Natatcha Estébanez is a Boston-based, award-winning filmmaker who has spent more than 15 years producing, directing and writing films and programs for television. She recently completed her first feature film, the critically acclaimed The Blue Diner, winner of this year’s prestigious Alma Award for Outstanding Independent Motion Picture.  The film has aired on HBO and will broadcast again on PBS later in the fall of 2003. She recently completed work on another PBS Series Human Race, which will air next year. She has produced and directed 12 films for the favorite Poem Project also for PBS, as well as four films for the Discovery channel and the Animal planet channel. She also worked with Henry Hampton, founder of Blackside, Inc. and creator of the acclaimed series Eyes on the Prize on Breakthrough, a four part series about the struggles and contributions of multicultural scientists to the scientific field. Currently, she is a regular contributor to the WGBH series Greater Boston Arts.

Natatcha.s work has screened in many countries including the U.S., Canada, Mexico, Spain, Italy, France, Argentina, Peru, the Dominican Republic, Germany and Cuba. Her films have won numerous awards including the Gold Award from the Corporation for Public Broadcasting, the Silver Award from the New York Film and Television Festivals, four regional Emmy Awards, and the Gold Award at the Houston International Film Festival.

Rick Leal
Produced Segment on the Santero Art Tradition of New Mexico, Episode Two

Rick Leal is a Dallas based producer/director formerly assigned to KERA.s public affairs program On the Record.  His producing credits include Squadron 201:  Mexico’s Aztec Eagles, a documentary about a squadron of Mexican fighter pilots that trained in the U.S. and fought in the Pacific during World War II; Palo Alto:  A Battle That Changed America, a historical documentary that chronicles the first battle of the U.S. Mexican War and its impact on American history; Pearl Harbor Survivors:  Their Story, an oral history documentary that retells the attack on  Pearl Harbor, and Taiwan:  The New China, a four-part documentary that investigated the history, culture, politics and economy of the island nation.

Leal’s most recent production, Little Mexico/El Barrio, a 30 minute documentary that uses interviews, personal photos, memorabilia and home movies to retell the stories of past and present residents in one of Dallas’s oldest neighborhoods, earned a Merit Finalist Award from  Worldfest Houston.  Leal has also received a Katie Award for his 1997 piece, Freedman’s Cemetery.

Rick Leal is a graduate of the University of Texas at Austin with a B.S. in Radio-Television-Film and a B.A. in Government.

Cervando David Martinez
Produced segment on experimental filmmaker Willie Varela, Episode Three

Cervando David Martinez is an Independent Filmmaker from San Antonio, TX.  His production credits include Eros: A Film About Direct Action, a first hand, cinema verité style film about the protests that disrupted the meetings of the WTO in Seattle in 1999; The Frog in the Well, a documentary about Hoh-Kun Yuen, an archivist who documented radical social movements in Berkeley, California from 1963 until his death in 1997;  Rabbits Tale, a filmed version of a Zapotec trickster legend and Vivo en Un País Libre, a short documentary about Cubans exiling their native country on homemade rafts.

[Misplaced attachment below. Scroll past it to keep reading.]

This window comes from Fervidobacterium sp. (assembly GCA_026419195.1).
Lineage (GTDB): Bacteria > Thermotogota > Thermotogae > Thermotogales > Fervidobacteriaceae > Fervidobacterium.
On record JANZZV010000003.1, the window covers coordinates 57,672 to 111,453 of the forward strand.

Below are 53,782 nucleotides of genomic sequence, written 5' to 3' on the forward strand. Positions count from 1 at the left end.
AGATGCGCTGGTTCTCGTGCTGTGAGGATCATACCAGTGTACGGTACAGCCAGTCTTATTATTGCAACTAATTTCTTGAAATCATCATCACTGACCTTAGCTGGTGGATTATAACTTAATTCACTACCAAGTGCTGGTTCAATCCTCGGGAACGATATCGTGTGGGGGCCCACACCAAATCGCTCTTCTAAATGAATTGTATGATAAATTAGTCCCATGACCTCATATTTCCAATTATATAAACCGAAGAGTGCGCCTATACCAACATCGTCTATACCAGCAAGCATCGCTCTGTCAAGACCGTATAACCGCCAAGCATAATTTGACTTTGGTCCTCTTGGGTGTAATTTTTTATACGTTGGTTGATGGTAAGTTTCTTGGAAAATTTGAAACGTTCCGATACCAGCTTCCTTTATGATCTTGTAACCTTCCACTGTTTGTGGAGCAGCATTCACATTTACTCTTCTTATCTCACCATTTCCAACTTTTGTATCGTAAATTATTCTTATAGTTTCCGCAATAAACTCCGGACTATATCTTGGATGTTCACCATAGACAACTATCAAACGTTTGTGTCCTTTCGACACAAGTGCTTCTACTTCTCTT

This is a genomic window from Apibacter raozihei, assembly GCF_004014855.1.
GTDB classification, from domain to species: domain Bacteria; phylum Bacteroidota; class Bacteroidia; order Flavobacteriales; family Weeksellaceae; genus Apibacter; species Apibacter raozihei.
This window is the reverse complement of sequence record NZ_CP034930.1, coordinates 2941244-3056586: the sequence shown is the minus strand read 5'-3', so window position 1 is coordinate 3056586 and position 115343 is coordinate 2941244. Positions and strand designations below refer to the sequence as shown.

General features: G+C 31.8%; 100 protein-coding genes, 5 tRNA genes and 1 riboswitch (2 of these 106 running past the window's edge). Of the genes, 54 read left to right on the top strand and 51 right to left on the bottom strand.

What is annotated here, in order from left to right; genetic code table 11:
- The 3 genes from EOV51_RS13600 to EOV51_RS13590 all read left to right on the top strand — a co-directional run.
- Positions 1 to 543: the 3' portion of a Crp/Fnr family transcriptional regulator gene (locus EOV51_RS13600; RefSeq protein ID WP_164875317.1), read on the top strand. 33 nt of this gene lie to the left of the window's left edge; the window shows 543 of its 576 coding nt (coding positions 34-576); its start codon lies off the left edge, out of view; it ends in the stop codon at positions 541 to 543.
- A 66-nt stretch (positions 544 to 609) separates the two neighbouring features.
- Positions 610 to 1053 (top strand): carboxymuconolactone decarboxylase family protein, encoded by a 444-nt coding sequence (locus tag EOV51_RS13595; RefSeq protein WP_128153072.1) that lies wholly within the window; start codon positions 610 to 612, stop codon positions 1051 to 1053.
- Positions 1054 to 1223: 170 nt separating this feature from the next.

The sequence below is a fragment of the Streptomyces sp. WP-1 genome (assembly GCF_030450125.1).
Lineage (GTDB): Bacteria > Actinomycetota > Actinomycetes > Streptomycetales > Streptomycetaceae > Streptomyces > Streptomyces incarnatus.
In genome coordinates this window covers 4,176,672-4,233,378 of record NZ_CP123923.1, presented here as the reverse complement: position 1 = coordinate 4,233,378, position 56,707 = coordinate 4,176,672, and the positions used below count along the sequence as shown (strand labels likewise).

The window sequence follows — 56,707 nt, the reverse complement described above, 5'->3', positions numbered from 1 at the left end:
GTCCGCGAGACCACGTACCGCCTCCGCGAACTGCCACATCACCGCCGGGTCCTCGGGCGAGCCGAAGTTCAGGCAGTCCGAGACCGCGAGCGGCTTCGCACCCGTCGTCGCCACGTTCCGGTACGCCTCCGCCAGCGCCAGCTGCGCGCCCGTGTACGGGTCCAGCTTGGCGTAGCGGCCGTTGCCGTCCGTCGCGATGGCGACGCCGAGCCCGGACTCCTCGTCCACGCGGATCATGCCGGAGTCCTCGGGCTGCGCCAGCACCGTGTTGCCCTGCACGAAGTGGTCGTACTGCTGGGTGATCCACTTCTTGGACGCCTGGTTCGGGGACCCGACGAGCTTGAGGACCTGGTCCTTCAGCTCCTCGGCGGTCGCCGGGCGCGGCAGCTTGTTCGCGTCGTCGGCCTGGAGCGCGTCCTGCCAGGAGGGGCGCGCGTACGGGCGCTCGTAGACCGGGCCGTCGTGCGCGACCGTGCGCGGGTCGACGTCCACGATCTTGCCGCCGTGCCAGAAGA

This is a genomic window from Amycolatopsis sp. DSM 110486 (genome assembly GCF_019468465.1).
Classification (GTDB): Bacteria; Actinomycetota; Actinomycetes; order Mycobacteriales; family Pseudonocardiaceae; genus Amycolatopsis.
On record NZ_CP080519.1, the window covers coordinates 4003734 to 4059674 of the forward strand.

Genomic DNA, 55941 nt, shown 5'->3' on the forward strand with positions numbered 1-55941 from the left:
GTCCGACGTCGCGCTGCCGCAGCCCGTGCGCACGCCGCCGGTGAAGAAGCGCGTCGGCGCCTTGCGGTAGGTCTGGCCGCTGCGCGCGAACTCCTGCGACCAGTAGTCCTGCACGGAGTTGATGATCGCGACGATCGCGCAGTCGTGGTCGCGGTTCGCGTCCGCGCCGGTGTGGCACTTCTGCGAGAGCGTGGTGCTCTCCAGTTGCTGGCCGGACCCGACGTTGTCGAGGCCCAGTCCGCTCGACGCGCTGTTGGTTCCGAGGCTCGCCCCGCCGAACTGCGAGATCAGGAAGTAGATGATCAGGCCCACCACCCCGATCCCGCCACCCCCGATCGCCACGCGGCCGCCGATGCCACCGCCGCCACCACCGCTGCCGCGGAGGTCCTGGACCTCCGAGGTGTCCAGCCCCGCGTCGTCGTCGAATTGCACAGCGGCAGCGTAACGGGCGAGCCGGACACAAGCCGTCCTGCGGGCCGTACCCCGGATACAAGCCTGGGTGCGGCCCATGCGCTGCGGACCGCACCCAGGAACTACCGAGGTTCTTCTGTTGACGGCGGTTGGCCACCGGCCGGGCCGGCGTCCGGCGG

Martinez received his M.F.A in Radio-Television-Film from the University of Texas at Austin.

Severo Perez
Co-produced with Rachel Mira Perez the segment on dance pioneer Rudy Perez, Episode Four

Los Angeles based Severo Perez is an award-winning writer, playwright and filmmaker. His career includes experimental films in the 1960's, PBS documentaries, live-action and animated educational films, and dramatic productions.  He served as director, writer, and co-producer of his first film, …and the earth did not swallow him, an adaptation of Tomás Rivera.s critically-acclaimed novel about Mexican migrant farmworkers.  Other credits include Willa Brown, an American Aviator, a documentary about the life of pioneer Black aviator Willa Brown; Speak Only of Cats, the opening play for the Mark Taper Forum's New Work Festival in December, 1998; and Soldierboy, (written with Judith Anne Perez) developed while a Playwright-in- Residence with Luis Valdez and El Teatro Campesino.

He has won numerous awards for his commercial and industrial film work. His first feature film ...and the earth did not swallow him, has won 11 international awards including the Gold Medal at the 12th Annual Television Movie Awards (1997); the Jury Award at the Vina del Mar International Film Festival in Chile, 1996; the Sol Award at the CineSol Latino Film Festival, 1995; the Best Feature at the Minneapolis Rivertown Film Festival, 1995; the Premio Mesquite Best Feature Film at the San Antonio Cinefestival,1995; Jury Award Best Director, Cairo International Film Festival in Egypt, 1994; and the Best Feature San Diego Independent Film Festival,1994.

Rachel Mira Perez
Co-produced with Severo Perez the segment on dance pioneer Rudy Perez, Episode Four

Rachel Mira Perez, a graduate of the film program at California State Monterey Bay, has written, directed and produced PSA's and programs for television.  Ms Perez' Visiones segment features postmodern dance pioneer/choreographer Rudy Perez.  She is currently working with her father to expand the Visiones segment into a hour-long documentary about Rudy Perez' fascinating career.  She was also recently awarded the Latino Public Broadcasting Emerging Producers grant for her film Woman With Earrings. Her 2001 film True Stories is distributed by Filmakers Library, NYC and plays at universities and high schools across the country. She has studied dance with the prestigious Alvin Ailey Dance Company, Bella Lewitzky Dance Company, Francisco Martinez DanceTheatre, and Charles Edmondson, among others.